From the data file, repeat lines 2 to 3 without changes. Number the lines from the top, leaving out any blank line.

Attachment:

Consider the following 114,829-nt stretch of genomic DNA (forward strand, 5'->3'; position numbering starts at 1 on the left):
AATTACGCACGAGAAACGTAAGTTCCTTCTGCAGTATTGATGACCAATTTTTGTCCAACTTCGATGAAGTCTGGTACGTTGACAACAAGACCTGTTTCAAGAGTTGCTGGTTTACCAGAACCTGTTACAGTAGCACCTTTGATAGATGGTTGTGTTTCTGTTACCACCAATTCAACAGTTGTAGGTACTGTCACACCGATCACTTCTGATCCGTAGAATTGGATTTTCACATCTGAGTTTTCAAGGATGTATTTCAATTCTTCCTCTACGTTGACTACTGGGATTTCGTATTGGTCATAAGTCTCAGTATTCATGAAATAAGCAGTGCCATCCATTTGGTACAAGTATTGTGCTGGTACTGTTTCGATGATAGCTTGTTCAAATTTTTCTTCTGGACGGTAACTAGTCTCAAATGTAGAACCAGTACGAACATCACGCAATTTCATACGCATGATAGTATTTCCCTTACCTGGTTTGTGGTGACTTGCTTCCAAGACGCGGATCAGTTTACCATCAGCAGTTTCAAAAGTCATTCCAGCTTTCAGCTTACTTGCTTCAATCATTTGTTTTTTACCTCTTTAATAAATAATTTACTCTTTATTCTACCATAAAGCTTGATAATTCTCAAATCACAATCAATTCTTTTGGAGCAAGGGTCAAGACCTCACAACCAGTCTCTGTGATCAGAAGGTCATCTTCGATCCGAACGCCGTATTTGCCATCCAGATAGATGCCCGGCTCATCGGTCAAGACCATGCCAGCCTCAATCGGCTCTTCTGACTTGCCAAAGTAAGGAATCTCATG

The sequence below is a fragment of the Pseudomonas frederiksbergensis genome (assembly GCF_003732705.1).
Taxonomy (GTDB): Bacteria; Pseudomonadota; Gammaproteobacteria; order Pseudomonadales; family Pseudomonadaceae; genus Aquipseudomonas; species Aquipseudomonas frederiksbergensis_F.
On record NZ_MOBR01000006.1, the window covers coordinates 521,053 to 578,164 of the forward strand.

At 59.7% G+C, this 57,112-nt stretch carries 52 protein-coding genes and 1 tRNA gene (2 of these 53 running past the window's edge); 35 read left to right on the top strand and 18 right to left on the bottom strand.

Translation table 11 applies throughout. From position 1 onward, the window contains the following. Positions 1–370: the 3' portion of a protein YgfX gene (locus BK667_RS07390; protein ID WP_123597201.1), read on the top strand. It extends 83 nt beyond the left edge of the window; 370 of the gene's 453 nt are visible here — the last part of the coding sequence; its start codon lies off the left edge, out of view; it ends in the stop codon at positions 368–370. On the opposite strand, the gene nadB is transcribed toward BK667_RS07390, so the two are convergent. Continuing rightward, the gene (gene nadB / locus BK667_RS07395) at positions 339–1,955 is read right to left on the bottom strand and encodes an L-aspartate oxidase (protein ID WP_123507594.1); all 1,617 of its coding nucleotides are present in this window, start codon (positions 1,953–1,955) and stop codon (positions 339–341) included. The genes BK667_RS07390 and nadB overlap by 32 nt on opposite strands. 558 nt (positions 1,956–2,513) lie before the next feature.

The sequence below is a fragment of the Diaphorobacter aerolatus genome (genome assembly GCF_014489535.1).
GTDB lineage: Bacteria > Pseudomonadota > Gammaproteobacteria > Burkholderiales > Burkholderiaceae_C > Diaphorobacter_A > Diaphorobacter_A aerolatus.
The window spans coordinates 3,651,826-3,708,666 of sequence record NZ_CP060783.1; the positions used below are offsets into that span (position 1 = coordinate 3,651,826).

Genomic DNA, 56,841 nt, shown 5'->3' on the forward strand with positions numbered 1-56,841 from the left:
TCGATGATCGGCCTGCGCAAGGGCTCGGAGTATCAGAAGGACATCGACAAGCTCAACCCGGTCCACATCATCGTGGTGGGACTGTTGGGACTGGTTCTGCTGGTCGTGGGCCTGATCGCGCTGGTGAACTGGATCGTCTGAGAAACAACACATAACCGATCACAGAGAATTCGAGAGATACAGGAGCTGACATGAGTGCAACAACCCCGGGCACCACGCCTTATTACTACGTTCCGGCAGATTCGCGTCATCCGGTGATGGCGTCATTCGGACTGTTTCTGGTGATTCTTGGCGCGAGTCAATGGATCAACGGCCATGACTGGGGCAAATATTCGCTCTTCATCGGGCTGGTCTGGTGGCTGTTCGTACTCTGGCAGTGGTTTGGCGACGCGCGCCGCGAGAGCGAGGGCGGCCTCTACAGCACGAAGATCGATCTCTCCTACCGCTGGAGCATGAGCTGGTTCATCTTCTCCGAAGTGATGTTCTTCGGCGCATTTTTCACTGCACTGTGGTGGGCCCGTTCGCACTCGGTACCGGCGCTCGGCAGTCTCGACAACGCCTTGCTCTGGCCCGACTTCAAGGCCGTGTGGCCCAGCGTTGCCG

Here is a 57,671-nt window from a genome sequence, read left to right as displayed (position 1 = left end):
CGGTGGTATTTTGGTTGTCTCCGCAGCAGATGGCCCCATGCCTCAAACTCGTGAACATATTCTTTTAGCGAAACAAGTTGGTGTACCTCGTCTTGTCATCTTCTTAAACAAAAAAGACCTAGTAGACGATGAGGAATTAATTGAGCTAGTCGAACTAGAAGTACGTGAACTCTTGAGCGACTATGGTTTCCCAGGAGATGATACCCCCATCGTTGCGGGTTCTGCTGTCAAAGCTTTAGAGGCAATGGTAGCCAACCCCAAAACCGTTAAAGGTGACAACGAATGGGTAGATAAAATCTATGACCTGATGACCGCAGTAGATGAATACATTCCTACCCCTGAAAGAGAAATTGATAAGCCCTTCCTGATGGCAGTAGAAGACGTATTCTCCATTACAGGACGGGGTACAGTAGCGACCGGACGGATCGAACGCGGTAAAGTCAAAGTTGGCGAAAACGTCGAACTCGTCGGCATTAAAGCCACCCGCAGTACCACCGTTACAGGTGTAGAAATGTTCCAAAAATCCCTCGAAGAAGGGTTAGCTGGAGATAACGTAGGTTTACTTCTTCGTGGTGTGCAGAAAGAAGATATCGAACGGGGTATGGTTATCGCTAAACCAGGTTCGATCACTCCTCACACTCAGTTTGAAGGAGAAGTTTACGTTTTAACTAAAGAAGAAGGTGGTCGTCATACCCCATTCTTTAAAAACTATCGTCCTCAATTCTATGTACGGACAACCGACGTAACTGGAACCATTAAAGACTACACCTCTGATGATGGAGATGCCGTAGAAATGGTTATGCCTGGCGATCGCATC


AATTACGCACGAGAAACGTAAGTTCCTTCTGCAGTATTGATGACCAATTTTTGTCCAACTTCGATGAAGTCTGGTACGTTGACAACAAGACCTGTTTCAAGAGTTGCTGGTTTACCAGAACCTGTTACAGTAGCACCTTTGATAGATGGTTGTGTTTCTGTTACCACCAATTCAACAGTTGTAGGTACTGTCACACCGATCACTTCTGATCCGTAGAATTGGATTTTCACATCTGAGTTTTCAAGGATGTATTTCAATTCTTCCTCTACGTTGACTACTGGGATTTCGTATTGGTCATAAGTCTCAGTATTCATGAAATAAGCAGTGCCATCCATTTGGTACAAGTATTGTGCTGGTACTGTTTCGATGATAGCTTGTTCAAATTTTTCTTCTGGACGGTAACTAGTCTCAAATGTAGAACCAGTACGAACATCACGCAATTTCATACGCATGATAGTATTTCCCTTACCTGGTTTGTGGTGACTTGCTTCCAAGACGCGGATCAGTTTACCATCAGCAGTTTCAAAAGTCATTCCAGCTTTCAGCTTACTTGCTTCAATCATTTGTTTTTTACCTCTTTAATAAATAATTTACTCTTTATTCTACCATAAAGCTTGATAATTCTCAAATCACAATCAATTCTTTTGGAGCAAGGGTCAAGACCTCACAACCAGTCTCTGTGATCAGAAGGTCATCTTCGATCCGAACGCCGTATTTGCCATCCAGATAGATGCCCGGCTCATCGGTCAAGACCATGCCAGCCTCAATCGGCTCTTCTGACTTGCCAAAGTAAGGAATCTCATG

The sequence below is a fragment of the Pseudomonas frederiksbergensis genome (assembly GCF_003732705.1).